Weather Forecast


St. Louis County opposing Fond du Lac Band reservation land buyback

St. Louis County property ownership

DULUTH - St. Louis County is trying to block efforts by the Fond du Lac Band of Lake Superior Chippewa to buy back land on its reservation -- land that then would become exempt from local property taxes.

Fond du Lac officials have made two requests through the U.S. Bureau of Indian Affairs to place two parcels of private land, about 113 acres total, in federal trust.

County Board Chairman Dennis Fink of Duluth is leading the effort to oppose the tax-exempt trust status, saying the county, school districts and Stony Brook Township need as much land on the tax rolls as possible in tough economic times.

"We need to say: 'No net loss of private land.' ... This is another way our tax base is eroding in St. Louis County,'' Fink said, noting 63 percent of the county's land already is exempt from property taxes -- including national and state forests, county forest land, school trust land and parks. "If it was 33 acres one time we wouldn't be here. ... But what we've found when we started looking at this is that it's growing exponentially every year."

Fink said a total of 2,022 acres in the county have been purchased since 1999 by Indian bands -- Fond du Lac and Bois Forte -- with 711 acres of that already placed in trust.

But Commissioner Steve O'Neil of Duluth said the county should support Fond du Lac's efforts.

O'Neil said the Fond du Lac band has the right to rebuild its original reservation. The reservation was awarded to the Fond du Lac band by federal treaty in the 1800s, though much was later allotted to individual band members.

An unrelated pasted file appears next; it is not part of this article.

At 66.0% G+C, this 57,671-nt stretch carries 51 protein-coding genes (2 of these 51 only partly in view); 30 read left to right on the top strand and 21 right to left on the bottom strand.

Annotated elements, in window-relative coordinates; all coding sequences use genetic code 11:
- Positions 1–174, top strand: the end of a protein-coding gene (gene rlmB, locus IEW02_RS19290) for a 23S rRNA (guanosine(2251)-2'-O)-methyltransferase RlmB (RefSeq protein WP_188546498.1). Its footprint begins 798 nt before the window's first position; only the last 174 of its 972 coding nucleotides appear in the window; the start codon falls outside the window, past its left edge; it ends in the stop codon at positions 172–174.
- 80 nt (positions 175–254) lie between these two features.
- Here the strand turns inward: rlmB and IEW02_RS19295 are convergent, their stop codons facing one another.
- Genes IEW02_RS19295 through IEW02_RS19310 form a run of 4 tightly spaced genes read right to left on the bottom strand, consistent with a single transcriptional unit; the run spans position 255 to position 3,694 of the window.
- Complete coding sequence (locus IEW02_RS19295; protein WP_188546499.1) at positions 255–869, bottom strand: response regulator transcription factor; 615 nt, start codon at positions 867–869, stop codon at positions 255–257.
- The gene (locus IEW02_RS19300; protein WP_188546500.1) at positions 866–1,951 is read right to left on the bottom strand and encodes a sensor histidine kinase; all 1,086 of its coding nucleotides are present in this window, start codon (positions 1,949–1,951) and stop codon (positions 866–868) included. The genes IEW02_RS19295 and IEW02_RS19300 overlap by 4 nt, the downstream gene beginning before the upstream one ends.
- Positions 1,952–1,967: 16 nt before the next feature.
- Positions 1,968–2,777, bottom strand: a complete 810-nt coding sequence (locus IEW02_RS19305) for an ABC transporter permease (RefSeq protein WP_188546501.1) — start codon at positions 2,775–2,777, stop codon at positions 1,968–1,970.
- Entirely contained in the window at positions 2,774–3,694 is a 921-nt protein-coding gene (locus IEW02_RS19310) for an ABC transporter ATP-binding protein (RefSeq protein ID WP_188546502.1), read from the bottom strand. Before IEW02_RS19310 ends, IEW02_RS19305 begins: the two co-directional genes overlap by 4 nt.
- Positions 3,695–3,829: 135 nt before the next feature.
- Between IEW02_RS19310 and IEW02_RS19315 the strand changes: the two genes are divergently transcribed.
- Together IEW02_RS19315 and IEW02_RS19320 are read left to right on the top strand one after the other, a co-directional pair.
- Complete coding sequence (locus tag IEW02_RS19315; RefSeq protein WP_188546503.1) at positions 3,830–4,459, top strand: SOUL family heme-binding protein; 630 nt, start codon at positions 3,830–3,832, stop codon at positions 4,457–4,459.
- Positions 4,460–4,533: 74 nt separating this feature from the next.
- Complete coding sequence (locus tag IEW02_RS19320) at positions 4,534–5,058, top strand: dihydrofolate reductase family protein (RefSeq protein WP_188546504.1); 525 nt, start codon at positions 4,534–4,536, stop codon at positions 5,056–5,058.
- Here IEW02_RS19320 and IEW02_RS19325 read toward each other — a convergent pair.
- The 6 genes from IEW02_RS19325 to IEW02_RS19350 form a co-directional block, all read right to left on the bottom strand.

Over the years, many band members sold their land to developers and others, often to unscrupulous buyers. Some was simply taken away and given to homesteaders. Eventually, more than 80 percent of the more than 100,000-acre reservation was under non-Indian ownership. That has dropped to about 70 percent with recent band acquisitions. The reservation includes parts of St. Louis and Carlton counties.

Fink authorized the county's response opposing trust status, though the board hasn't taken a formal vote on the issue.

The amount of land in question is "minisculecompared to the size of the county,'' O'Neil said. "They are trying to develop a self-sustaining community out there with schools and housing and jobs and recreation and hunting land. ... We shouldn't be working against that.''

Karen Diver, chairwoman of the Fond du Lac Band, agreed.

"It's not like we have the means to gobble up all of the land at once. It's not going to happen. This is going to be a small and incremental process,'' she said. "Otherwise, how do we accommodate economic development and housing when we only own about 30 percent of the land within our reservation border?''

The Fond du Lac land issue also has raised concerns among several county commissioners who say band members continue to use and demand services -- law enforcement, social services, courts, corrections, schools and road maintenance -- at the same time the band is moving to stop paying taxes.

Commissioner Peg Sweeney of Proctor, who represents areas of the Fond du Lac Reservation in St. Louis County, said she opposes additional tribal land coming off the tax rolls unless the band pays for a larger share of services.

Diver said the band already contributes to the local economy, generating $65 million in payroll. The band also recently gave $50,000 to the St. Louis County Sheriff's Department to help cover department costs on the reservation.